Song of Chijuilla Mesa
New Mexico is mesa country. Through geologic time New Mexico has been a desert, a shallow sea, an estuary, a land laced with rivers and streams, and a mountainous land with volcanoes spouting ash and lava. To varying degrees, these created subsurface layers of sandstone, mudstones, shale, volcanic ash and basalt. Ongoing erosion by drainages carved through these layers creating the rocky edges and precipices of the often spectacular faces of the mesas we see today.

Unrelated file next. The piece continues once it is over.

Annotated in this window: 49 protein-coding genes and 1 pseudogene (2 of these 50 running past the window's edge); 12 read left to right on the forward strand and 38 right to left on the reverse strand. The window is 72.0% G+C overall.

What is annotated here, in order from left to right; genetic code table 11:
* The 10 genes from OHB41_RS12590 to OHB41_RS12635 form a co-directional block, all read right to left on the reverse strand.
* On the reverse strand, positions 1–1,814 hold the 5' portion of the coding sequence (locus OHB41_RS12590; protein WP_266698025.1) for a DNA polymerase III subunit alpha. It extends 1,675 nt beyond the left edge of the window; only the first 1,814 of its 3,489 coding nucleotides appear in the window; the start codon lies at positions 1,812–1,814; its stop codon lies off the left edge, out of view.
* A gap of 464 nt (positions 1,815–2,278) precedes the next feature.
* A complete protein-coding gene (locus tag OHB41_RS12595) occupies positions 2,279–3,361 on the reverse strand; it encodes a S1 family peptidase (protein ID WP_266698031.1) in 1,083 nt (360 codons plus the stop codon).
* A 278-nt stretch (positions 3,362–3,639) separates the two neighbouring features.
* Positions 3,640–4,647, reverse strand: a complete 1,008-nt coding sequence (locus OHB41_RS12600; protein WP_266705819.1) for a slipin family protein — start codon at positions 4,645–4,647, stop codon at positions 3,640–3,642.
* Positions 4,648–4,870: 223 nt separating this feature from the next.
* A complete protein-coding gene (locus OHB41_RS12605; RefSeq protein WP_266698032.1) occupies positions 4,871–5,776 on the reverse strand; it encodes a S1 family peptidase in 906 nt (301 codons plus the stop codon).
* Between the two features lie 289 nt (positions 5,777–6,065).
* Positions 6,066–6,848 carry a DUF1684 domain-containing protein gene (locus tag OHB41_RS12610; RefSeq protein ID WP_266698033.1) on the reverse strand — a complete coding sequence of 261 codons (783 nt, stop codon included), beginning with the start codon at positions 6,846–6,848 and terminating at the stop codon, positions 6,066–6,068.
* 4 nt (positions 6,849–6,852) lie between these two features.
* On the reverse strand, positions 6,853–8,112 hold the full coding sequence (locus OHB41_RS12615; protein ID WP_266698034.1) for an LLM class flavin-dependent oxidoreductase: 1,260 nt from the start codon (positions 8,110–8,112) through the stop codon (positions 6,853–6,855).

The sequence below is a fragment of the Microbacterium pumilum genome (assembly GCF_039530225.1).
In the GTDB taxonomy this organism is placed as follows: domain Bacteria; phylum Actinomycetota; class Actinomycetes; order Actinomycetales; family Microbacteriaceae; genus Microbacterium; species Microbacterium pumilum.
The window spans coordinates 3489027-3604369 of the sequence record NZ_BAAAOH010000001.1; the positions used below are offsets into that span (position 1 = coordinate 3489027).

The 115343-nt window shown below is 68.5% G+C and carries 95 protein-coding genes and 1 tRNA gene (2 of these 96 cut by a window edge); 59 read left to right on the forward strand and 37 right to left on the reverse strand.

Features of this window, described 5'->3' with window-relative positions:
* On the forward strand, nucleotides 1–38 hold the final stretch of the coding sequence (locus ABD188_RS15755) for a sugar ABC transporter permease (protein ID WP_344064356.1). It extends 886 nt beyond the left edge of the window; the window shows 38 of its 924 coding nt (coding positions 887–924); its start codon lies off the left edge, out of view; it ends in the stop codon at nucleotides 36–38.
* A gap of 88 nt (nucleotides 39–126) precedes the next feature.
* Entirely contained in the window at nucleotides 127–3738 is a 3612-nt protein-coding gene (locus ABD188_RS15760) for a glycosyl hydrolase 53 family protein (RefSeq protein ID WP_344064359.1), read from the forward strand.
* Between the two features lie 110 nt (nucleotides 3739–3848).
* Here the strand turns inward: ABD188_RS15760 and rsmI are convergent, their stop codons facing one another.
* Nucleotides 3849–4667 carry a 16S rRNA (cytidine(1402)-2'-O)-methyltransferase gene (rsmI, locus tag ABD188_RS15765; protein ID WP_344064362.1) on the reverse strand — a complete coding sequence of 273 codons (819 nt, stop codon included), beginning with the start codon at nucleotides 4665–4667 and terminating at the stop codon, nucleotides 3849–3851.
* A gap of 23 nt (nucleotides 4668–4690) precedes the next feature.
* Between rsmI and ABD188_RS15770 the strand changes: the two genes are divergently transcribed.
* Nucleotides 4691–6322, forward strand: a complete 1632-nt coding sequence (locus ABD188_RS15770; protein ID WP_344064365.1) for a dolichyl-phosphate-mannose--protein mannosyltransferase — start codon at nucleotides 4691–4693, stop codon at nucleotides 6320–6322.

One of these special mesa faces belongs to a corner of Chijuilla Mesa. It is capped by a bright orange, hard sandstone with underlying strata of pale sandstones and shale. There are surrounding benches of other sandstones, one hard with a dark purple color. Large, crumbling logs of petrified wood are embedded in one of its underlying benches. Struggling pines dot its talus slopes. Depending on time of day, season and weather, it has many moods ranging from brightly shinning to dark and brooding. From some angles the mesa appears like a 19th century train with the characteristic tall smoke stack of the locomotive. From other angles, it appears as an ark or ship with a bulbous prow.